ALAN PARDEW accepts he will have no scope for excuses if Newcastle United fail to improve on last season’s performance over the course of the next nine months.
The Magpies kick off the new Premier League season when they entertain Manchester City tomorrow, with their primary aim an improvement on last season’s tenth-placed finish, which was achieved despite a run of 11 defeats in the last 15 matches.
That sequence almost cost Pardew his job, with a large section of Newcastle’s fanbase demanding his dismissal in the final month of the campaign.
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At the time, the Magpies manager could point to a lack of squad depth as a key mitigating factor, with owner Mike Ashley having failed to replace star midfielder Yohan Cabaye after he joined Paris St Germain during the January transfer window.
Since then, Ashley has funded the acquisition of nine new players (two of whom – Jamaal Lascelles and Karl Darlow - were immediately loaned back to their parent club, Nottingham Forest) and as he prepares to lead his side into action tomorrow, Pardew has admitted he cannot complain about the support he has received or the amount of talent now at his disposal.
“We have more depth and quality now,” said the Newcastle boss. “When I signed a long contract with Mike and the club, I think we knew there would be ups and downs for both of us.
“But it was fairly obvious that he (Ashley) listened to me at the back end of last year, and the support I’ve had in terms of the signing of the new players is exactly what was needed.
“I’ve nothing to moan about now in terms of what’s happened this summer. We’ve got a strong squad – perhaps the biggest and best I’ve ever had in terms of options – so we’re in a great position.”
The mood among Newcastle supporters ahead of the new campaign is certainly more upbeat, with the arrival of the likes of Siem de Jong, who is unavailable tomorrow because of injury, and Remy Cabella having swept away much of the despondency that was apparent in the latter stages of last season.
However, whether that translates into a higher degree of personal support for Pardew remains to be seen, with the manager still a somewhat divisive figure amongst the rank and file at St James’ Park.
To some, the Newcastle manager has always been an honest professional trying to make the best of some almost intolerable off-field conditions that inevitably result in him being the public face of a deeply unpopular regime.
To others, he is an integral part of the problem, with his failure to stand up to Ashley and his perceived inability to get the best out of certain players handicapping Newcastle regardless of what decisions are made above him.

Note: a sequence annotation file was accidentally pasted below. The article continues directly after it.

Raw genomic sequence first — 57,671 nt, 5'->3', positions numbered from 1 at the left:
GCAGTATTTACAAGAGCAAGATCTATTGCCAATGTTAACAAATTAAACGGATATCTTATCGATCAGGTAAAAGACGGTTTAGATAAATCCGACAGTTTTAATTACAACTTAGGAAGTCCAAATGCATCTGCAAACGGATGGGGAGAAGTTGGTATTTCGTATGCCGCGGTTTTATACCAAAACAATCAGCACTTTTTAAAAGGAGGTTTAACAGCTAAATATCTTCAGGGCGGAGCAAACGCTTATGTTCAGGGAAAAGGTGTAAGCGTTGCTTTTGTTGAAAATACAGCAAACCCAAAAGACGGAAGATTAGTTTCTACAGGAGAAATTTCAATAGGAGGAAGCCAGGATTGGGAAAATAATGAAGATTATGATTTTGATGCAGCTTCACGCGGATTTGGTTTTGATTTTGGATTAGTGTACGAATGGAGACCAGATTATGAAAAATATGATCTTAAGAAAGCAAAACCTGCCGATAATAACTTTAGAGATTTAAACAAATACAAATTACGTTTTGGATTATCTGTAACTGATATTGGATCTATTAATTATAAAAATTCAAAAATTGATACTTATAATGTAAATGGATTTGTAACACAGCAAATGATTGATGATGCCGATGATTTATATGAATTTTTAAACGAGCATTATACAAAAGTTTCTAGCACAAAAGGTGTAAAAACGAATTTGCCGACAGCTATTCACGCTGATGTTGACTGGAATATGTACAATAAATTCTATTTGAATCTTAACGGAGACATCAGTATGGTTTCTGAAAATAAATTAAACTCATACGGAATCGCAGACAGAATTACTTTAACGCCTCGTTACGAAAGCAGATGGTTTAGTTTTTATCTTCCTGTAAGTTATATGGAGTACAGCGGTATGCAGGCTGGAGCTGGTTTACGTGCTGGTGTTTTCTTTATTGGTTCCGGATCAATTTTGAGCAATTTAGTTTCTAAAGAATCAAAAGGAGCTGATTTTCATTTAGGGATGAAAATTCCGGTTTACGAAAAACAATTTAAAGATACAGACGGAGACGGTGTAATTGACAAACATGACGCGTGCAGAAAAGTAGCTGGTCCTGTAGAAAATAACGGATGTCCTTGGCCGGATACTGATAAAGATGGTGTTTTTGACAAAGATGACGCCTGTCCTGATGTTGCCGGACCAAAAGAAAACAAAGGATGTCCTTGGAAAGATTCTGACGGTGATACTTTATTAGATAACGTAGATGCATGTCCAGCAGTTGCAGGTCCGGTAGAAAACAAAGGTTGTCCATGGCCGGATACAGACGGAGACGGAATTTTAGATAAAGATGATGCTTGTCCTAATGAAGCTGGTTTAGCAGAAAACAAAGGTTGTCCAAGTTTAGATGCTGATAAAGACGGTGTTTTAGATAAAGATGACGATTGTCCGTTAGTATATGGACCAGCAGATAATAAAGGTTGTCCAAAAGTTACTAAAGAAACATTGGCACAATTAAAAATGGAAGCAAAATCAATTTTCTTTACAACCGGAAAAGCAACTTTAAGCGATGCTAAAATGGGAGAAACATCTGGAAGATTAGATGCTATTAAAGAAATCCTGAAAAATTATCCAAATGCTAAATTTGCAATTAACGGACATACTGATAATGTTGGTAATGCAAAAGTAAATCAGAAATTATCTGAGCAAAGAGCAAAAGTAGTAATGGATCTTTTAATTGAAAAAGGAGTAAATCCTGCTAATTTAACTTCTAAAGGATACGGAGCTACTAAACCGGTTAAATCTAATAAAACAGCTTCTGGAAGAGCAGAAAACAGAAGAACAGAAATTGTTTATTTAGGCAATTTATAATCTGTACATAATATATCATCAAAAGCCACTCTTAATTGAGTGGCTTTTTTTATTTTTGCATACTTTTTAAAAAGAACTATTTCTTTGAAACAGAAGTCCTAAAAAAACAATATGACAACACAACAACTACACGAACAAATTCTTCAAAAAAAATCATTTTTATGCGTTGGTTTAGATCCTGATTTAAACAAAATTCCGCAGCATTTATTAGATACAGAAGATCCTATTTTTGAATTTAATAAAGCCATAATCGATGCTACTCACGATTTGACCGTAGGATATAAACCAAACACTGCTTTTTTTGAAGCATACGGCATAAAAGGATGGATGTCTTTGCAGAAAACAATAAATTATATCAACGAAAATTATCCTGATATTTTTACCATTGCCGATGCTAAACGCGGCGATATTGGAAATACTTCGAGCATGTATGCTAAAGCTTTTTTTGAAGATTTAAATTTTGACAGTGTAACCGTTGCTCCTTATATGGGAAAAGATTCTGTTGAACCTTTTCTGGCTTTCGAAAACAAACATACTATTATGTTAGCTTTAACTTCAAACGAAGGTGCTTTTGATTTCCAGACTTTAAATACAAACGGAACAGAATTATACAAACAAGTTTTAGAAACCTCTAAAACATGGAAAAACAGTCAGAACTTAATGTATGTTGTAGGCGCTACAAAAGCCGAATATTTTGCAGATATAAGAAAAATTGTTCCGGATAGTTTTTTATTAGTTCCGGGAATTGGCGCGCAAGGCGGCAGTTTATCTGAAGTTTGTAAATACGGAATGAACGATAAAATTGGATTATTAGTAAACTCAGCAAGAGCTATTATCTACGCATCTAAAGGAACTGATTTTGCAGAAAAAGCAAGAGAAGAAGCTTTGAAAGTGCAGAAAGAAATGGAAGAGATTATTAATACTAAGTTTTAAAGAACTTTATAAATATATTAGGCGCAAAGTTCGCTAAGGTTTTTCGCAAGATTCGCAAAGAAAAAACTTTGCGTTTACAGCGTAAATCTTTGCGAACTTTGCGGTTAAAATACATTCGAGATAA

As ever, results will go a long way towards determining the public mood, although Pardew claims that the negativity he encountered last season merely made him even more determined to turn public opinion around.
“I’ve been here long enough not to have to play politics with the fans,” he said. “I think they know I’m an honest person, and I think they know I work hard to try and achieve success at this club, because I do.
“I wasn’t de-motivated last year. If anything, I was more motivated after the Cardiff game (when he received sustained abuse from his own supporters) because it’s just natural that you want to prove you’re better than people are perceiving. That drives me on, and I’ll never lose that drive.
“But I have to make tough decisions at this club, and I’ll make the ones I think are right to take the club to as close as we can to winning something, or to getting us as close as we can to the Champions League, or even into the Champions League at some stage.
“I need to grow the team and build it as I go. At the back end of last season, I felt the team was nowhere near that. We had to improve it – and we have. Now, I’ve got to make sure that’s replicated in results.”
On the opening weekend of last season, Newcastle crumpled as they crashed to a 4-0 defeat to Manchester City at the Etihad Stadium.
They suffered a disrupted build-up to that game, with Cabaye effectively going on strike in an attempt to force through a move to Arsenal, and were reduced to ten men when Steven Taylor was dismissed at the start of the second half, so after an unusually stable summer, Pardew is confident his side are in much better shape this time around.
“At the time, we were in dispute with our midfield player,” he said. “When we got off the bus, was he going to play or not? The difference now is we’re much more settled.
“The disruption of that unsettled us, and we lost a player (Taylor), which was maybe a consequence of the frustration we were all sharing.
“We have a new-found sense of belief now and players grow when they see new signings. If you see more quality around, you feel more confident.”